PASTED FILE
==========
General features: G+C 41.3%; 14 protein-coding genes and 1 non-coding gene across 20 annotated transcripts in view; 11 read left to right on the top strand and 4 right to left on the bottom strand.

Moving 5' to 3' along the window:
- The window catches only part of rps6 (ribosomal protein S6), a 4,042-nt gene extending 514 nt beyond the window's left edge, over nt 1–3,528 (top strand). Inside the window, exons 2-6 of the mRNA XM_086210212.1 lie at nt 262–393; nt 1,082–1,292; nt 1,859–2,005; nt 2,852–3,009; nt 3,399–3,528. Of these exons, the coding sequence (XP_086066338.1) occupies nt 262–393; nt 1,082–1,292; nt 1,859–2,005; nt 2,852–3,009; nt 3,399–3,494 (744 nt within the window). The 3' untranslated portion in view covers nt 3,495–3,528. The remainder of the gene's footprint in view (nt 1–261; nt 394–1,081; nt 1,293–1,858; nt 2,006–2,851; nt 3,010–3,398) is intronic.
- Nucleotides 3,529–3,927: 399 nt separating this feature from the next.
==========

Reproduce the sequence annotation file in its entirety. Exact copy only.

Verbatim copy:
General features: G+C 41.3%; 14 protein-coding genes and 1 non-coding gene across 20 annotated transcripts in view; 11 read left to right on the top strand and 4 right to left on the bottom strand.

Moving 5' to 3' along the window:
- The window catches only part of rps6 (ribosomal protein S6), a 4,042-nt gene extending 514 nt beyond the window's left edge, over nt 1–3,528 (top strand). Inside the window, exons 2-6 of the mRNA XM_086210212.1 lie at nt 262–393; nt 1,082–1,292; nt 1,859–2,005; nt 2,852–3,009; nt 3,399–3,528. Of these exons, the coding sequence (XP_086066338.1) occupies nt 262–393; nt 1,082–1,292; nt 1,859–2,005; nt 2,852–3,009; nt 3,399–3,494 (744 nt within the window). The 3' untranslated portion in view covers nt 3,495–3,528. The remainder of the gene's footprint in view (nt 1–261; nt 394–1,081; nt 1,293–1,858; nt 2,006–2,851; nt 3,010–3,398) is intronic.
- Nucleotides 3,529–3,927: 399 nt separating this feature from the next.